UK, US impose sanctions on key Houthi figures following Red Sea attacks
British Foreign Secretary David Cameron said the restrictions "reinforce our clear message to the Houthis in recent weeks," promising to target those behind the "unacceptable and illegal actions" against shipping.
Four key Houthi figures involved in the attacks will be subject to UK asset freezes, arms embargoes and travel bans, a statement from Cameron's department read.
Targets of the sanctions include the commander of the Houthi naval forces and the Houthi defence minister, both of whom are involved in co-ordinating the recent attacks on international shipping in the Red Sea, it added.
"We can degrade their ability to attack international shipping. We are determined to protect freedom of navigation. We will back our words with actions," Cameron said.
The sanctions are the first to be jointly imposed against the Iran-backed Houthis by the UK and US since the attacks began in November.
The Houthis have vowed to continue their strikes - just one part of a growing crisis in the Middle East linked to the Israel's war in Gaza, which has killed over 25,000 Palestinians, as well as raising tensions across the region.
Pre-existing sanctions against 11 Houthi individuals and two entities remain in force.
"Today's joint action with the United Kingdom demonstrates our collective action to leverage all authorities to stop these attacks," Brian Nelson, the US Treasury Department's for terrorism and financial intelligence, said in a statement.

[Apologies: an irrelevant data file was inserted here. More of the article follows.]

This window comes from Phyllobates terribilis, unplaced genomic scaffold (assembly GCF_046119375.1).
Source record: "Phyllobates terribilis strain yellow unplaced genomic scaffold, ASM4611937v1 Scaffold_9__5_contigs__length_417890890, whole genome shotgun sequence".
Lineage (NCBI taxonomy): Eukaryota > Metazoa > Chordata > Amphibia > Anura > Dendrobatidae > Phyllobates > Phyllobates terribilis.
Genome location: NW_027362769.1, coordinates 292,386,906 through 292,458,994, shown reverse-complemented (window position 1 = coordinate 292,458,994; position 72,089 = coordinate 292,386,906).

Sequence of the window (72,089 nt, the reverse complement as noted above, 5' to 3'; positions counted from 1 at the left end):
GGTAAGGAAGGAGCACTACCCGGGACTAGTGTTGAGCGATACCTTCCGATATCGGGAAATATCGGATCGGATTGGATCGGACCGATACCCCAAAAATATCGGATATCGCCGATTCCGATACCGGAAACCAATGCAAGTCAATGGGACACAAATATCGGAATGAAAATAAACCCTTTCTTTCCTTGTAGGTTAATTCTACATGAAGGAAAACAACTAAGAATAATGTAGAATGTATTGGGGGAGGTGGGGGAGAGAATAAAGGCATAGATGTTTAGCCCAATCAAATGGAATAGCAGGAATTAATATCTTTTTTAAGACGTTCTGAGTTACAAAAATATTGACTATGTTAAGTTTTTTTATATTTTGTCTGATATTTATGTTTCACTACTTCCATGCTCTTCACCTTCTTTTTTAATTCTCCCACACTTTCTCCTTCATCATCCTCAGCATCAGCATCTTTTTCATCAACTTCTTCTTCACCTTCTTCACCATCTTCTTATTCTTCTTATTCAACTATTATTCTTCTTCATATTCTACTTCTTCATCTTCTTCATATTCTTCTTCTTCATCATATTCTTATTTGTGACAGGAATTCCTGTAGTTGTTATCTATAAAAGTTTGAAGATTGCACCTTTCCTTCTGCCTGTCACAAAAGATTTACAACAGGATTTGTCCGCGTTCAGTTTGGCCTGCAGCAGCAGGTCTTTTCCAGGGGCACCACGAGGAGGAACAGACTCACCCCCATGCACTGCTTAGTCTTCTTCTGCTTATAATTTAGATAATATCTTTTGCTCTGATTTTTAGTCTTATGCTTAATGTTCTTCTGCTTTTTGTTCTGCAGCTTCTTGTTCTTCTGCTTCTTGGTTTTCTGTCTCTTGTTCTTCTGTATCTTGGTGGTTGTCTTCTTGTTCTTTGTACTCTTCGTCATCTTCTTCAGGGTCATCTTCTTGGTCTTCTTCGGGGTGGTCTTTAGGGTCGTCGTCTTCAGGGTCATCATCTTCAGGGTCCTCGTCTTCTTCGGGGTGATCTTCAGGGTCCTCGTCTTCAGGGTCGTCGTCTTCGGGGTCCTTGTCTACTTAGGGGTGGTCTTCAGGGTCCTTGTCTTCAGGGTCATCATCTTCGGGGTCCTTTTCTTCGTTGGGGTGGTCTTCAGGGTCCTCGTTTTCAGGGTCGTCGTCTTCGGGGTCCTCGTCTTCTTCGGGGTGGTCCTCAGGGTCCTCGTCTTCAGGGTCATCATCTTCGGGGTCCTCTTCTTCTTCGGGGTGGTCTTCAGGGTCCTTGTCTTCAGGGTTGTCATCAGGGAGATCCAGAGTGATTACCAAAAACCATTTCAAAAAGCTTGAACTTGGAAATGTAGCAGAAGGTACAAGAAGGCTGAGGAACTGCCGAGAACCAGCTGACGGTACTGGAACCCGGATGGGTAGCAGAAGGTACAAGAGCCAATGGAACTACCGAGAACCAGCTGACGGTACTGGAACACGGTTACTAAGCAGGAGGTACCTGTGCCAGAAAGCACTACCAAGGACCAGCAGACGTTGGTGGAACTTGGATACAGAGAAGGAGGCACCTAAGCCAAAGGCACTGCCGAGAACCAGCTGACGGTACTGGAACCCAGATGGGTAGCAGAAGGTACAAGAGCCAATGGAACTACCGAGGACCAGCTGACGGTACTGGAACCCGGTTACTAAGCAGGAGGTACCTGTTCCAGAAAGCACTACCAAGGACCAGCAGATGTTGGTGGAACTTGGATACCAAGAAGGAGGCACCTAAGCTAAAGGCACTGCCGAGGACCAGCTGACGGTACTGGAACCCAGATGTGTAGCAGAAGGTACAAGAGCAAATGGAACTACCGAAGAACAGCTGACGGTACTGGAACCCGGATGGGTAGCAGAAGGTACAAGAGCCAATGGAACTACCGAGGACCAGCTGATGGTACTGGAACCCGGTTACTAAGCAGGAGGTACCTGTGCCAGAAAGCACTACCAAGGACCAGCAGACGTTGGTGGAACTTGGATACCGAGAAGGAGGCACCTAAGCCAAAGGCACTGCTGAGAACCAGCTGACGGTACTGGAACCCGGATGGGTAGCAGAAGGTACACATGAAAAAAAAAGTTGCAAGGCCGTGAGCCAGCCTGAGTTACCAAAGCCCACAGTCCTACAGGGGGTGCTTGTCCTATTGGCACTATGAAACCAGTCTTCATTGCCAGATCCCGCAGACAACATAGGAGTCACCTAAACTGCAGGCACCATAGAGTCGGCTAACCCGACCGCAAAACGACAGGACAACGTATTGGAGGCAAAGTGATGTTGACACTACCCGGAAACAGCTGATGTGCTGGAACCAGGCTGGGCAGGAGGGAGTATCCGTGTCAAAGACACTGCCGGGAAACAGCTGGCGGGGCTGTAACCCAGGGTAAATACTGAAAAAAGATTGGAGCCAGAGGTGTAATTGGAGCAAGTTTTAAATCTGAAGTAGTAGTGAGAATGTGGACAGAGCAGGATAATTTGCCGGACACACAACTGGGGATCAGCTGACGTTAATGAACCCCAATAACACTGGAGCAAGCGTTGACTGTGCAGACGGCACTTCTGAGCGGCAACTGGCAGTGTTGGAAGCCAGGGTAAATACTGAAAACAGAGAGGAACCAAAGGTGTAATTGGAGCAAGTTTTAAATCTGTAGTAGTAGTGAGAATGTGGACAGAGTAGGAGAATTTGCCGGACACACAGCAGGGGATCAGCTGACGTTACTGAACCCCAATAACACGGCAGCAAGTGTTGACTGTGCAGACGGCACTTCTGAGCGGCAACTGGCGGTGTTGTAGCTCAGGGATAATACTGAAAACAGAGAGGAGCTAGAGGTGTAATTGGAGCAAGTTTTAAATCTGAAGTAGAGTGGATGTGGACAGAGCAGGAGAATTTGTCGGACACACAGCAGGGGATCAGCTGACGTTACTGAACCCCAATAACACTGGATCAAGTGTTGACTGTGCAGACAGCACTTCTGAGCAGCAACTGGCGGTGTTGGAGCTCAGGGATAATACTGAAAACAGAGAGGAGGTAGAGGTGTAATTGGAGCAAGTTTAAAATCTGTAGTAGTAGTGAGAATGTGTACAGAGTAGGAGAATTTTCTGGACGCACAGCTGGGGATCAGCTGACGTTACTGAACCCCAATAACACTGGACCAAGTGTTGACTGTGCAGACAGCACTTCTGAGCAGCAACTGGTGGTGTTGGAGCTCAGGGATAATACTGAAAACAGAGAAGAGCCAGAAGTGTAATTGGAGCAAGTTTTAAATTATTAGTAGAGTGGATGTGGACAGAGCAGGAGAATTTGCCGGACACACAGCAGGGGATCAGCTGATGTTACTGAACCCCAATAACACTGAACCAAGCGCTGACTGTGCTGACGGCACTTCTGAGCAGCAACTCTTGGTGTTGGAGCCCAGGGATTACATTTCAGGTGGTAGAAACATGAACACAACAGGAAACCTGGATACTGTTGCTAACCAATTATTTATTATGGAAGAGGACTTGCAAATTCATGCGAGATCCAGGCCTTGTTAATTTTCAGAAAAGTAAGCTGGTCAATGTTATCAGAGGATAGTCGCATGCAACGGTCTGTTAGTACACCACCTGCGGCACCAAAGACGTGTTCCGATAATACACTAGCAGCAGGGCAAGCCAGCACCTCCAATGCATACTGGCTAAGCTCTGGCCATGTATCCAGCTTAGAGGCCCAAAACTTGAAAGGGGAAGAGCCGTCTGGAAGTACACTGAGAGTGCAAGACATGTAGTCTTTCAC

The Houthi "attacks on merchant vessels and their civilian crews in the Red Sea and the Gulf of Aden have disrupted international supply chains and infringed on navigational rights and freedoms," the US State Department said in a separate statement.
It added that the US "is committed to safeguarding international commercial trade and taking action alongside our allies and partners safeguard the safety of these critical waterways."
US and UK forces struck Houthi targets on Monday, their second round of joint military action after a first wave of strikes against the rebel group earlier this month.
The United States has also launched individual air raids against missiles that Washington said posed imminent threats to both civilian and military vessels.
The rebels warned on Tuesday that the US-UK strikes would not go "unanswered and unpunished".